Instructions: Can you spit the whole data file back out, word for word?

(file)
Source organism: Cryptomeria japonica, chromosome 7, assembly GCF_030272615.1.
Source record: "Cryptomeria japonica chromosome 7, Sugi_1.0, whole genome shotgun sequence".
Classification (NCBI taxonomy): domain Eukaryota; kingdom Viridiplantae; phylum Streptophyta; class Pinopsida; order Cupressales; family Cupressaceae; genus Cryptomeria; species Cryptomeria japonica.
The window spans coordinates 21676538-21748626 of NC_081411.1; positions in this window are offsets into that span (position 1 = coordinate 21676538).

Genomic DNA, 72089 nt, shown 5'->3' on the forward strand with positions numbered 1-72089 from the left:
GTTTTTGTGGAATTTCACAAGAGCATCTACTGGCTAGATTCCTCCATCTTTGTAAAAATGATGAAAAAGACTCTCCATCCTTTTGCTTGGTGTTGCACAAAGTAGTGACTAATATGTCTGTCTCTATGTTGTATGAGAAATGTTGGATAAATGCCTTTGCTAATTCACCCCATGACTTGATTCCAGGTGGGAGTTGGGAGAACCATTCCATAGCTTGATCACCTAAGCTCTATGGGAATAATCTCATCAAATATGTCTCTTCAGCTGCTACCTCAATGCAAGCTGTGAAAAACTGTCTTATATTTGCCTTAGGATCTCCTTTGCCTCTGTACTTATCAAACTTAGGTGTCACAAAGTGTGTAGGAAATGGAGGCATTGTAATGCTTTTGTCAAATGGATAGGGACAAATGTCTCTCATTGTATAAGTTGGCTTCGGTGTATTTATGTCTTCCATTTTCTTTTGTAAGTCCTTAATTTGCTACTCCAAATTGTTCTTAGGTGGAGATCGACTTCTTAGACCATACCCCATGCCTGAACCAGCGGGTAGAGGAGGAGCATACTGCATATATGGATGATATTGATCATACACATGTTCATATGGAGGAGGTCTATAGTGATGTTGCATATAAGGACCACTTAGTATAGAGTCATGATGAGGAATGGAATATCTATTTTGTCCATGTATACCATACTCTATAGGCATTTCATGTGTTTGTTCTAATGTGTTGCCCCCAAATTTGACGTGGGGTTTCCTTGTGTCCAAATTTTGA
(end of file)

Source organism: Cryptomeria japonica, chromosome 7, assembly GCF_030272615.1.
Source record: "Cryptomeria japonica chromosome 7, Sugi_1.0, whole genome shotgun sequence".
Classification (NCBI taxonomy): domain Eukaryota; kingdom Viridiplantae; phylum Streptophyta; class Pinopsida; order Cupressales; family Cupressaceae; genus Cryptomeria; species Cryptomeria japonica.
The window spans coordinates 21676538-21748626 of NC_081411.1; positions in this window are offsets into that span (position 1 = coordinate 21676538).

Genomic DNA, 72089 nt, shown 5'->3' on the forward strand with positions numbered 1-72089 from the left:
GTTTTTGTGGAATTTCACAAGAGCATCTACTGGCTAGATTCCTCCATCTTTGTAAAAATGATGAAAAAGACTCTCCATCCTTTTGCTTGGTGTTGCACAAAGTAGTGACTAATATGTCTGTCTCTATGTTGTATGAGAAATGTTGGATAAATGCCTTTGCTAATTCACCCCATGACTTGATTCCAGGTGGGAGTTGGGAGAACCATTCCATAGCTTGATCACCTAAGCTCTATGGGAATAATCTCATCAAATATGTCTCTTCAGCTGCTACCTCAATGCAAGCTGTGAAAAACTGTCTTATATTTGCCTTAGGATCTCCTTTGCCTCTGTACTTATCAAACTTAGGTGTCACAAAGTGTGTAGGAAATGGAGGCATTGTAATGCTTTTGTCAAATGGATAGGGACAAATGTCTCTCATTGTATAAGTTGGCTTCGGTGTATTTATGTCTTCCATTTTCTTTTGTAAGTCCTTAATTTGCTACTCCAAATTGTTCTTAGGTGGAGATCGACTTCTTAGACCATACCCCATGCCTGAACCAGCGGGTAGAGGAGGAGCATACTGCATATATGGATGATATTGATCATACACATGTTCATATGGAGGAGGTCTATAGTGATGTTGCATATAAGGACCACTTAGTATAGAGTCATGATGAGGAATGGAATATCTATTTTGTCCATGTATACCATACTCTATAGGCATTTCATGTGTTTGTTCTAATGTGTTGCCCCCAAATTTGACGTGGGGTTTCCTTGTGTCCAAATTTTGA